Use this URL to cite or link to this record in EThOS: http://ethos.bl.uk/OrderDetails.do?uin=uk.bl.ethos.596577
Title: The taxonomy, systematics and evolution of the British theropod dinosaur Megalosaurus
Author: Benson, R. B. J.
Awarding Body: University of Cambridge
Current Institution: University of Cambridge
Date of Award: 2009
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Abstract:
The Middle and Late Jurassic theropod (Dinosauria: Archosauria) record of Britain is reviewed to support the inclusion of taxa from these time periods in a new cladistic analysis constructed to elucidate basal tetanuan relationships. British Middle Jurassic deposits have yielded the most abundant theropod fossil material of this age world-wide. The most productive British theropod localities of this epoch are Bathonian in age: Stonesfield, Oxfordshire and New Park Quarry, Gloucestershire. The large-bodied theropod assemblages of these localities are interpreted as monospecific. Abundant remains from these localities can be referred to Megalosaurus, the historically oldest dinosaur taxon. Two additional large-bodied tetanurans were present in British Bathonian Dinosaur ecosystems based on more fragmentary fossils. A minimum of two further, small-bodied taxa are indicated by teeth and postcranial remains. The British Late Jurassic strata are less productive but yield new data that contribute toward global biogeographic scenarios. Metriacanthosaurus (Oxfordian) is a sinraptorid allosauroid, Stokesosaurus (Tithonian) is a basal tyrannosauroid, and isolated remains of robust, large-bodied theropods (Kimmeridgian-Tithonian) show affinities with Megalosaurus or its sister taxon Torvosaurus. A new cladistic analysis focussing on basal tetanuran relationships includes 213 characters (of which 22 are new) and 41 taxa. Several of these taxa have never been included in a cladistic analysis: Chuandongocoelurus, Marshosaurus, Piveteaursaurus, ‘Megalosaurus’ hesperis and Magnosaurus nethercombensis. The content of groups within Spinosauroidea corresponds well with geography, indicating limited endemism across Pangaea among theropods of this age. Most Late Jurassic large-bodied theropods are allosauroids, and allosauroids are also abundant during this time period. This suggests faunal turnover between the Middle and Late Jurassic.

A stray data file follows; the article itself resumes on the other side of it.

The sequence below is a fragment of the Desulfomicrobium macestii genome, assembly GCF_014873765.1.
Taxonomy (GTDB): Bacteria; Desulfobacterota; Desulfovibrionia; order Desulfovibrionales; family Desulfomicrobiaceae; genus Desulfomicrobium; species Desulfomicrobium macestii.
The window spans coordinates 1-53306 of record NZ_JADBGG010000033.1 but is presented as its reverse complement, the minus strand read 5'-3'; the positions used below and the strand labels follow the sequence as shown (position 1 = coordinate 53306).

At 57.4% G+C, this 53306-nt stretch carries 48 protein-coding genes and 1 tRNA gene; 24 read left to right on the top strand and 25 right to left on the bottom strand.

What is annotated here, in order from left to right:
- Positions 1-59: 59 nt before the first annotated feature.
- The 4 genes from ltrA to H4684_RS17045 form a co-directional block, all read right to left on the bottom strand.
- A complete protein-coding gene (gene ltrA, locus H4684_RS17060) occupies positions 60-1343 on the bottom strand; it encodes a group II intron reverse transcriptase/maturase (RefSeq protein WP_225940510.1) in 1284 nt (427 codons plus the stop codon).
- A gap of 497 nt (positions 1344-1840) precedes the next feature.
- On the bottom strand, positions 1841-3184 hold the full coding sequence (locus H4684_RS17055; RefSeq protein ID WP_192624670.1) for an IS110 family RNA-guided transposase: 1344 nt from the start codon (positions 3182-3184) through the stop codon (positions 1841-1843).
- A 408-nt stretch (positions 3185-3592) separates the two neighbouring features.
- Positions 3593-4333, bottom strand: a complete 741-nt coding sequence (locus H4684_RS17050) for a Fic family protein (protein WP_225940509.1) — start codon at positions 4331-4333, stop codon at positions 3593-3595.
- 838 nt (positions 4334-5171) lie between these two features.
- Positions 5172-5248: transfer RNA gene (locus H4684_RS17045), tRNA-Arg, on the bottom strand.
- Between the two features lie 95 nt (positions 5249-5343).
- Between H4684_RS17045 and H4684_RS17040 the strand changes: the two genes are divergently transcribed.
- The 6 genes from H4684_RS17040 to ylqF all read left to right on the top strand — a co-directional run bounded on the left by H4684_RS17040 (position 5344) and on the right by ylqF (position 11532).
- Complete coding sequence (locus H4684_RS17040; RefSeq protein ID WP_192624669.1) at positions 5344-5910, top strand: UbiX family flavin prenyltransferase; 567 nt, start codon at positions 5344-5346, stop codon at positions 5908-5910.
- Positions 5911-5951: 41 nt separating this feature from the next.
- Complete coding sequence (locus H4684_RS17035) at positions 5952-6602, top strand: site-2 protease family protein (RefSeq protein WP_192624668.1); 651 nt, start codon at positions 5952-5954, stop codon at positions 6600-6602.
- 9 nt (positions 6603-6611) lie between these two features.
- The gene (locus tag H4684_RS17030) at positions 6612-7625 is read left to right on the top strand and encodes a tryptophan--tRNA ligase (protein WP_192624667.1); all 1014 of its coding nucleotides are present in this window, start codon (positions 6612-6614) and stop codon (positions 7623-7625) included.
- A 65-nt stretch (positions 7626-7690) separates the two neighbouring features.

Supervisor: Not available Sponsor: Not available
Qualification Name: Thesis (Ph.D.) Qualification Level: Doctoral
EThOS ID: uk.bl.ethos.596577  DOI: Not available
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